House Speaker Nancy Pelosi says she will step in if necessary to make sure the presidential nomination fight between Hillary Rodham Clinton and Barack Obama does not reach the Democratic National Convention – though she believes it could be resolved as early as next week.

Pelosi predicted Wednesday that a presidential nominee will emerge in the week after the final Democratic primaries on June 3, but she said “I will step in” if there is no resolution by late June regarding the seating of delegates from Florida and Michigan, the two states that defied party rules by holding early primaries.

“Because we cannot take this fight to the convention,” she said. “It must be over before then.”

—-Obama, according to the Associated Press, is within 45 delegates of winning the nomination, a number he could reach by Tuesday. Pelosi said she is confident the Democratic National Committee’s rules committee, which meets in Washington on Saturday, will resolve the issue of Florida and Michigan.

Oh, and how about the magic number?

“For now, 2,026 is the magic number” of pledged and unpledged delegates needed by a candidate to win the party’s presidential nomination, she said, but “if they decide to seat (Florida and Michigan) this weekend, there will be a new magic number.”

While saying she believes those two states’ delegates should be seated, Pelosi added that it must happen ”in a way that is not destructive to any sense of order in the party.”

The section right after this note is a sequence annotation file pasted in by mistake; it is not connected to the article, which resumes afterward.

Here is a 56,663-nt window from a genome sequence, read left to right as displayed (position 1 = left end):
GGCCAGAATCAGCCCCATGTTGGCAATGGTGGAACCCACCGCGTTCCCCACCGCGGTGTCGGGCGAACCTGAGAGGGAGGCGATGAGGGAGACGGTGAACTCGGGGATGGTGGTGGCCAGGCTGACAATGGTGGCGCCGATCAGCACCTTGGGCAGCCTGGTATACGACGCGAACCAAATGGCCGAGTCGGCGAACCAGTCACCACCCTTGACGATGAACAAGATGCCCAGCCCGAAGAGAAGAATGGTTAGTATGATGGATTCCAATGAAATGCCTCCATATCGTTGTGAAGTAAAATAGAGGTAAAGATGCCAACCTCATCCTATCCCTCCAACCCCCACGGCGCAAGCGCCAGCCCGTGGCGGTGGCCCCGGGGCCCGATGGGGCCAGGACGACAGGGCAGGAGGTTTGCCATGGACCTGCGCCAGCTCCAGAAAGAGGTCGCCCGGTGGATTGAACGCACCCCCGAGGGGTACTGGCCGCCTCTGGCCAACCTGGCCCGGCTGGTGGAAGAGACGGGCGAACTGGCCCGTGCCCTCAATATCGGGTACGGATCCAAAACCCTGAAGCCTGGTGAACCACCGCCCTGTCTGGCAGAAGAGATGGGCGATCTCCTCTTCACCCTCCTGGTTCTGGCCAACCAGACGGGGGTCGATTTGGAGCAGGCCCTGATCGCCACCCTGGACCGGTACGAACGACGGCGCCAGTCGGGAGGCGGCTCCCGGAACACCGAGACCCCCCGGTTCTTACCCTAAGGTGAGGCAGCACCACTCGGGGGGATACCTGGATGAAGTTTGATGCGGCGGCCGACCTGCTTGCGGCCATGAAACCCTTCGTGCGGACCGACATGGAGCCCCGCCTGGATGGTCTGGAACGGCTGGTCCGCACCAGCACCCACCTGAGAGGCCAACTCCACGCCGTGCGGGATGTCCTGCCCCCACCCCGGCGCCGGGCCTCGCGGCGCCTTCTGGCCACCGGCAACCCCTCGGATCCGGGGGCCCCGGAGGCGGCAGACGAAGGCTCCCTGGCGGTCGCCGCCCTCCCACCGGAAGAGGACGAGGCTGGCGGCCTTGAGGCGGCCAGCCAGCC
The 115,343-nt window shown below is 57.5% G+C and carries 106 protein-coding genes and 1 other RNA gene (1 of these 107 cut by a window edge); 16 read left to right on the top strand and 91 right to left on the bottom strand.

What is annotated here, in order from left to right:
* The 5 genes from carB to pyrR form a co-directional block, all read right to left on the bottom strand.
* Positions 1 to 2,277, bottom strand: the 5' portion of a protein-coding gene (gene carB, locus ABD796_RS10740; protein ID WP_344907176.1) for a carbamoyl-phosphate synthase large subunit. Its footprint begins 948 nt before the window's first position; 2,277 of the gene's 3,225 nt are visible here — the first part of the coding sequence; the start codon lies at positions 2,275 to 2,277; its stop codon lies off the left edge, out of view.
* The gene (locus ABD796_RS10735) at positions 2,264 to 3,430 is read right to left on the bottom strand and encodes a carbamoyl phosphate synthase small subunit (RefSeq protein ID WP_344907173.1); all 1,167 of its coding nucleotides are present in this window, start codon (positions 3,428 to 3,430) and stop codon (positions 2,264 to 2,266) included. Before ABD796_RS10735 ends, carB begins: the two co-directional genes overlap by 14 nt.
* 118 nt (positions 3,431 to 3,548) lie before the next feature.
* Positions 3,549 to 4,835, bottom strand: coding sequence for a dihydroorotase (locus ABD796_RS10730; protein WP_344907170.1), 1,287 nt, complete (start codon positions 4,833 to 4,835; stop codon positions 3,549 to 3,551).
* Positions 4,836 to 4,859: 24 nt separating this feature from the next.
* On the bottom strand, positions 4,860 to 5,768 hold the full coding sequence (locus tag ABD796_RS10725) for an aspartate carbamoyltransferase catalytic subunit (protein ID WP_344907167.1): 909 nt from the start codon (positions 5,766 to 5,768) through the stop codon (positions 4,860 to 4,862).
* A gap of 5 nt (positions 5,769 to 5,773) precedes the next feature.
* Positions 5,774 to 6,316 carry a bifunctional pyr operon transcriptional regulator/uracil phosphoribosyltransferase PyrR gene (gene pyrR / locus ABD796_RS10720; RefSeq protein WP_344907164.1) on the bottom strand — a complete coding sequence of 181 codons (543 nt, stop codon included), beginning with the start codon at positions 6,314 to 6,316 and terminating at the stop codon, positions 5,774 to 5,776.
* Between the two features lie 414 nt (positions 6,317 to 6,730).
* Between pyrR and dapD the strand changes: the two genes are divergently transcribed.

“If you have no order and no discipline in terms of party rules, people will be having their primary in the year before the presidential election,” she said. “So there has to be some penalty.”

She said the party committee will come up with a formula that is “fair and accepted by both campaigns,” perhaps allowing the states 50 percent of their delegates. But “if the resolution is not appropriate, then it remains for the (Democratic National Convention) credentials committee to resolve it,” she said. Then, “it will have to happen by the end of June” or she will intervene, she said.

So, I had to write to her:

Speaker Pelosi,

As a lifelong Democrat, I’ve supported you throughout your career. You’re going to step in to resolve the campaign before the Convention? So, you’re going to choose our nominee like the DNC has? Millions of lifelong, committed Democrats will leave the Party if you do, and we will not vote for Obama. We are protesting the disgusting treatment that the only viable candidate has received at the hands of The Media, the DNC, the DSCC, the DCCC, and the Obama campaign–treatment that has nothing to do with her policies and plans.

I’m ashamed that you as a leader and as a woman have stood by and let this happen, and that you haven’t spoken up to defend the rogue treatment of our first woman candidate and former First Lady. I’m ashamed that the Dem Party has thrown the Clintons, who have done so much for our country, under the bus. I’m ashamed that the Dem Party is going gaga over a completely unvetted, unqualified, candidate, with questionable policies and associations.